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We’re Not Going To #BanBossy


There’s a new girl power initiative spreading across the internet that’s backed by some of the world’s biggest bosses. Sheryl Sandberg, COO of Facebook and author of Lean In has spearheaded the #BanBossy movement to stop girls from being branded as bossy, and to encourage them to become leaders. Now y’all know I’m all about uplifting women and girls, but I’m not convinced that bossy needs to be banned. For me, it’s not a matter of the mission of the campaign. I think it’s great. Absolutely, let’s give girls the tools to lead with confidence starting in grade school. Yes! Let’s do that! The thing that’s stopping me from getting all the way behind this #BanBossy movement, however, is a matter of semantics. Oh, and the fact that I don’t think it’s about the girls at all.

Why #BanBossy?

Why do we have to ban bossy? Why not just reinvent it? Teach girls to take it as a compliment, and be empowered by it?  Or even better, let’s leave bossy alone and deal with the real issues that hinder girls (and some women) from becoming leaders at a young age.

Low self esteem.

Self doubt.



And I’m not talking about the girls. Look, if strong leadership isn’t modeled, it’s difficult to know what it should look like. There are too many grown folks walking around lacking confidence, and looking to someone else to lead. When they come into contact with a young girl who is assertive and sure of herself, often, instead of celebrating that, they try to extinguish it. I know, because I was that girl, and in many ways, I still deal with the same challenges as a bossy, self-assured, confident woman.

Adults Need To Model Leadership For Girls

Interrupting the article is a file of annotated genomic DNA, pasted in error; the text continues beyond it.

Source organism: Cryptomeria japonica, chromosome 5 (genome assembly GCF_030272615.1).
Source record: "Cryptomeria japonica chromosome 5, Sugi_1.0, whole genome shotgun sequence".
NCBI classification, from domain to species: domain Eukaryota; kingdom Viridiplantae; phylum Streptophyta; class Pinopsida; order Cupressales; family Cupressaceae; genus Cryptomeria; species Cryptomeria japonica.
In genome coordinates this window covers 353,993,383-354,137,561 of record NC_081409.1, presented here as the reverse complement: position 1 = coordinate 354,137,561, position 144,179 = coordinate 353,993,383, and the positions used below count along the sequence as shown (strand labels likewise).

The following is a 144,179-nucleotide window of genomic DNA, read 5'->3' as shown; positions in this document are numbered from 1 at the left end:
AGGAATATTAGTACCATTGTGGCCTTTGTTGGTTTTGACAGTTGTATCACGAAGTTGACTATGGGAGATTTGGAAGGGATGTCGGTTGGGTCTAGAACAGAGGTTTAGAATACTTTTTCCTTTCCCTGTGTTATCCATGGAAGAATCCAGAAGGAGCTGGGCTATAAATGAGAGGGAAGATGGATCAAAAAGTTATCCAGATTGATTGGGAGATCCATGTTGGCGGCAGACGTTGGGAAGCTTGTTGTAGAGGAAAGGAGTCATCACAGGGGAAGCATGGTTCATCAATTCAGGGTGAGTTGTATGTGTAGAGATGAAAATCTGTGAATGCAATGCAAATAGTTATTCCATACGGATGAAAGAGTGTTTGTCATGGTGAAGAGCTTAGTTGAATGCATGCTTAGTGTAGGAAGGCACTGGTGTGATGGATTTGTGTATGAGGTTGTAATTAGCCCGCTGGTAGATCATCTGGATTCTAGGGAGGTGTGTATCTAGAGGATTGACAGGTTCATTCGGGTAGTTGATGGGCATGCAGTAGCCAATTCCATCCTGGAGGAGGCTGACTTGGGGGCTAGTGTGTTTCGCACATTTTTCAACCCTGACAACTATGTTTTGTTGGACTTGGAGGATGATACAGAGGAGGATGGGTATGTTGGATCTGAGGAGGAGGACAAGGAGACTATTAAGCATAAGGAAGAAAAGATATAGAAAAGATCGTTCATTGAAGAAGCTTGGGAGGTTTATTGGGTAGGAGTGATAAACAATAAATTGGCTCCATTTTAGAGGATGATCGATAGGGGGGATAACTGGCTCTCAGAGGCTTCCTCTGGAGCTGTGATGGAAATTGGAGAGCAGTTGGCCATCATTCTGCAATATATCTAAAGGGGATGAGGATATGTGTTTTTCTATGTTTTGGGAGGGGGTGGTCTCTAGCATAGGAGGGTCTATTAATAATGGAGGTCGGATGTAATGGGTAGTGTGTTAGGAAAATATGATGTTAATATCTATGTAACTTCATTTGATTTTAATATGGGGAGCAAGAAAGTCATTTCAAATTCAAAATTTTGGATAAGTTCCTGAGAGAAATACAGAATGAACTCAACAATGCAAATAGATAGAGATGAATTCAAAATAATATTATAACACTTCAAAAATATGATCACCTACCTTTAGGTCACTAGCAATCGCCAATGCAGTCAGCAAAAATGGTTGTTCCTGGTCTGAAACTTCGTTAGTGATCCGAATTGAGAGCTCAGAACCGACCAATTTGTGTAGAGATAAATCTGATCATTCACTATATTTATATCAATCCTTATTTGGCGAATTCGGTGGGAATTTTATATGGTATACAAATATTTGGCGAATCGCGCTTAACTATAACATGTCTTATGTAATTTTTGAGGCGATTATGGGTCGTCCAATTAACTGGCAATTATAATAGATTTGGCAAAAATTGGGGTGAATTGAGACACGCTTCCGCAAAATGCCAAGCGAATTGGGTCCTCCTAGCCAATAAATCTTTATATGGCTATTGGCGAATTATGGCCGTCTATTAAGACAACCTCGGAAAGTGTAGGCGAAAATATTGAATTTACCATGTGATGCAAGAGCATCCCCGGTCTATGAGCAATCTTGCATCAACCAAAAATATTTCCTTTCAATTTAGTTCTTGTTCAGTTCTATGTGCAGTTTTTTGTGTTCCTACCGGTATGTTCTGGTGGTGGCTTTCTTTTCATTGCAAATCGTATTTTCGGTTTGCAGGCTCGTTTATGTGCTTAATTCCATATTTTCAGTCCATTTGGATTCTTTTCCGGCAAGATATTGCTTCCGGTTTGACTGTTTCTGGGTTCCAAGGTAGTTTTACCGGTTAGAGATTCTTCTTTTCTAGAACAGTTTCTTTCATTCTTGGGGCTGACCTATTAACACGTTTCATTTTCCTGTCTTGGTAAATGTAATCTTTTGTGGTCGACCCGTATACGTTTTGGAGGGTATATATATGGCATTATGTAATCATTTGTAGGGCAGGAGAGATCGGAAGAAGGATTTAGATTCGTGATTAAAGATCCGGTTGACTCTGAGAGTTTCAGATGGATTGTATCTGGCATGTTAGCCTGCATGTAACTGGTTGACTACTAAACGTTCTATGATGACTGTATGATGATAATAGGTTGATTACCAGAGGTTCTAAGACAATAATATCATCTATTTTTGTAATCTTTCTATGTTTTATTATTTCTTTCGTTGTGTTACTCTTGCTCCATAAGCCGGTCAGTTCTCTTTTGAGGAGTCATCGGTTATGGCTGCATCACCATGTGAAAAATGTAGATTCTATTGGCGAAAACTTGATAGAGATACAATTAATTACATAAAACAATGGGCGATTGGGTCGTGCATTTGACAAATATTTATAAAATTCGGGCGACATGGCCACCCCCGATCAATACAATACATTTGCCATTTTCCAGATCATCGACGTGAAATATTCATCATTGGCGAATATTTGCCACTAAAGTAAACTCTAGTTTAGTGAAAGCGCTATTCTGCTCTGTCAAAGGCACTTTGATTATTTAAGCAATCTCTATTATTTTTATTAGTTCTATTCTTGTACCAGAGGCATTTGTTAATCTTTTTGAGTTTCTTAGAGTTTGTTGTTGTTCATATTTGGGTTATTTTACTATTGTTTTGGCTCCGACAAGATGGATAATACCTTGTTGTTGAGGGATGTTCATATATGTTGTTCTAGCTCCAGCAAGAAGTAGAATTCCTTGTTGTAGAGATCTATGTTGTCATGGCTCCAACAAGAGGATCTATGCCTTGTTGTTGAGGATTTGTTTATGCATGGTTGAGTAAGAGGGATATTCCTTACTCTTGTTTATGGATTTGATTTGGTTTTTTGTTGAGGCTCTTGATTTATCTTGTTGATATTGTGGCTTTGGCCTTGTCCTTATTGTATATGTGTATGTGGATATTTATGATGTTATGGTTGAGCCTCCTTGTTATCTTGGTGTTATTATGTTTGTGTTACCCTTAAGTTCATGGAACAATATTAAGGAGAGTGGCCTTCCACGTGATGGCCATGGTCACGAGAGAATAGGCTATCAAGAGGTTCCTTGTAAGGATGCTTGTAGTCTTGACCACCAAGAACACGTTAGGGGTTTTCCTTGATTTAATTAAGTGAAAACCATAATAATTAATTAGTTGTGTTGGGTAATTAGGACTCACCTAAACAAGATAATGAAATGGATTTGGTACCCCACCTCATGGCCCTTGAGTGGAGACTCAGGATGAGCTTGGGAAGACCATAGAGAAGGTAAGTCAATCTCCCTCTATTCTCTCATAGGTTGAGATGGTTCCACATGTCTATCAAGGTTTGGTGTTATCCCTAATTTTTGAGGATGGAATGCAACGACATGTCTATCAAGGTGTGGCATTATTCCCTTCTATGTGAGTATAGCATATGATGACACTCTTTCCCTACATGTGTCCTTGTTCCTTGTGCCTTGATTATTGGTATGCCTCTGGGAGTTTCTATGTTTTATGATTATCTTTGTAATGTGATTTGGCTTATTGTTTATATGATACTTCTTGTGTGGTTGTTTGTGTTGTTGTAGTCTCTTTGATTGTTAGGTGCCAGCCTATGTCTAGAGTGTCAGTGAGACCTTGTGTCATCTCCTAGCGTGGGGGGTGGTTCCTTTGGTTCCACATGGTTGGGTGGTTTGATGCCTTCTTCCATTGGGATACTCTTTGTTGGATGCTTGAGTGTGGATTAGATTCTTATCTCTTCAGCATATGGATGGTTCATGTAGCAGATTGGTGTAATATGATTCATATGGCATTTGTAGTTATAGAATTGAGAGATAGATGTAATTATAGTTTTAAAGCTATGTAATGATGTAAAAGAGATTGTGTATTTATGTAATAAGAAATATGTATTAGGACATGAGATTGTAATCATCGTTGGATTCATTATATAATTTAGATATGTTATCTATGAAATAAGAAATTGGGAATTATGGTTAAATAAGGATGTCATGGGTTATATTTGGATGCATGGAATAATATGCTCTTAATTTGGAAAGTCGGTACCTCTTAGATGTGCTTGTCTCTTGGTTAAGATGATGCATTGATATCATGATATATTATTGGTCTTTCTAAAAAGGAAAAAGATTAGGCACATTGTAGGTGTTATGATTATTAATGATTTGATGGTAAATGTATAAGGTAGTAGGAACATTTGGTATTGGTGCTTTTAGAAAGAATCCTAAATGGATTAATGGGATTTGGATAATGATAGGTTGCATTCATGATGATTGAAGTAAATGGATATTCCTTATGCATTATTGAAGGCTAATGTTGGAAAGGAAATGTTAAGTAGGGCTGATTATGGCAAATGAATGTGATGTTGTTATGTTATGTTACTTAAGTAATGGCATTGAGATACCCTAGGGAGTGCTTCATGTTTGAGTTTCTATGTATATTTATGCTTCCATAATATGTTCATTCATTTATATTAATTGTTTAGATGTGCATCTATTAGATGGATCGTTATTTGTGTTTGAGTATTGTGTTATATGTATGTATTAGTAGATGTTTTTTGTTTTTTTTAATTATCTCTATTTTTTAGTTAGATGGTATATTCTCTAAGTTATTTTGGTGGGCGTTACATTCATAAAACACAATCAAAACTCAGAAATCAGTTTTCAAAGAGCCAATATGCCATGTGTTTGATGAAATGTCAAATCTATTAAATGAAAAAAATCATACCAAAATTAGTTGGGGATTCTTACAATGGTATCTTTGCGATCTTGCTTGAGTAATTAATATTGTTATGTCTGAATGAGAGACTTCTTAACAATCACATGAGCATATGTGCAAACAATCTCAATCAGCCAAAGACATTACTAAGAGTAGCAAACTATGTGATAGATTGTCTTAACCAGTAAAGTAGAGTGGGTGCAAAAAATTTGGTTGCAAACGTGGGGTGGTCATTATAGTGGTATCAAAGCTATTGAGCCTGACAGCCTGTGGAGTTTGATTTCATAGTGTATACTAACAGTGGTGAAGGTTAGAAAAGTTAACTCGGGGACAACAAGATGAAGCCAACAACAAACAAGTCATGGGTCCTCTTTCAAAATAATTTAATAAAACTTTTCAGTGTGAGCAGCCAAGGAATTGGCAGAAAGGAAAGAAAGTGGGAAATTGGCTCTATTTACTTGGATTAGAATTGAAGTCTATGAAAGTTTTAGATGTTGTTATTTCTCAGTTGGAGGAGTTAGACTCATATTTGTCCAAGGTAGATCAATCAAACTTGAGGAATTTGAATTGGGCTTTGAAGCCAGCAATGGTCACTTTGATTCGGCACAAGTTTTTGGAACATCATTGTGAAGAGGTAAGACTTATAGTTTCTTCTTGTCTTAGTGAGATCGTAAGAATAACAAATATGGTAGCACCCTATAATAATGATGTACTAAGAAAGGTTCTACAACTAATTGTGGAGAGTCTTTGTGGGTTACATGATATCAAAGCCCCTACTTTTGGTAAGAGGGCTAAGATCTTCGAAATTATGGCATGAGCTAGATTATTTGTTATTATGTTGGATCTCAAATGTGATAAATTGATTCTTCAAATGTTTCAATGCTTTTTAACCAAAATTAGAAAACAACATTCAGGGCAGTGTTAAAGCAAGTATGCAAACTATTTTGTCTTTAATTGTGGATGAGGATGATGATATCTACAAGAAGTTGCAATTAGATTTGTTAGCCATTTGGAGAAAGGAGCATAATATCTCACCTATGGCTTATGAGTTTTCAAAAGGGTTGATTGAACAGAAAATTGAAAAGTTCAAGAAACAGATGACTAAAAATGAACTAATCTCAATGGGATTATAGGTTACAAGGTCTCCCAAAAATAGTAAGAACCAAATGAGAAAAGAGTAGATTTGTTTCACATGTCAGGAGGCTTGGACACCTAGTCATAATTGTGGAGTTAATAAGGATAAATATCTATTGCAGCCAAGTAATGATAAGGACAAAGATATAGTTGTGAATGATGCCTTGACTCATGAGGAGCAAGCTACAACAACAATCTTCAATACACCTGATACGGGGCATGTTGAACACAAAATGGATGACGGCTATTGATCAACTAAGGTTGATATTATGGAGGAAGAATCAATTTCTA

When I was younger, there were so many adult “role-models” who lacked a strong sense of self, and they projected their insecurities on me. Instead of dealing with their own feelings of self doubt and low esteem, I was berated for being opinionated, mouthy and bossy. If a girl is called bossy by her teacher, her teacher needs to deal with their issues…it’s not about the girl. If a child is called bossy by her schoolmates, the teacher should be educating the students on what leadership is and what it looks like. The child’s parents, when she goes home, should be assuring the daughter that bossy isn’t a bad thing, and that bossy little girls turn into women who run big things.

Fortunately for me, I was raised in a family where I was taught that it’s okay to question, and that my thoughts mattered. If I had a good idea, we went with it, and even when I didn’t have a say in the decision making at all (sometimes being a kid sucked!), I was still able to speak my mind and know that I would be heard.

I’m raising my daughter in the same way. She is always welcome to state her (many. many. MANY.) opinions, even if it drives me crazy. At the same time, I’m teaching her to be respectful of the opinions and ideas of others, because bossy and bitchy are not the same thing. Bossy and bully are not the same thing. Bossy and any other negative word that starts with a B are not the same thing. Let’s stop reaching, folks.